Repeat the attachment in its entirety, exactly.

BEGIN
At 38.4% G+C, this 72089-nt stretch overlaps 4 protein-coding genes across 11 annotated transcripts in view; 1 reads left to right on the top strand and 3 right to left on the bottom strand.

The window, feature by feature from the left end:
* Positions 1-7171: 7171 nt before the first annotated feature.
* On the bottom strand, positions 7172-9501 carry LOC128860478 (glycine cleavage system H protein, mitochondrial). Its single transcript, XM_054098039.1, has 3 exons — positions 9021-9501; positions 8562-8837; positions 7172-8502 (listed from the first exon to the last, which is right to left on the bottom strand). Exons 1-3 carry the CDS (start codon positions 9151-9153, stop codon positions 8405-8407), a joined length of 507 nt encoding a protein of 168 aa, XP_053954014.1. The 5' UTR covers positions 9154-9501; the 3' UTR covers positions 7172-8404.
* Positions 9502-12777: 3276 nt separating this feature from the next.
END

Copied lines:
At 38.4% G+C, this 72089-nt stretch overlaps 4 protein-coding genes across 11 annotated transcripts in view; 1 reads left to right on the top strand and 3 right to left on the bottom strand.

The window, feature by feature from the left end:
* Positions 1-7171: 7171 nt before the first annotated feature.
* On the bottom strand, positions 7172-9501 carry LOC128860478 (glycine cleavage system H protein, mitochondrial). Its single transcript, XM_054098039.1, has 3 exons — positions 9021-9501; positions 8562-8837; positions 7172-8502 (listed from the first exon to the last, which is right to left on the bottom strand). Exons 1-3 carry the CDS (start codon positions 9151-9153, stop codon positions 8405-8407), a joined length of 507 nt encoding a protein of 168 aa, XP_053954014.1. The 5' UTR covers positions 9154-9501; the 3' UTR covers positions 7172-8404.
* Positions 9502-12777: 3276 nt separating this feature from the next.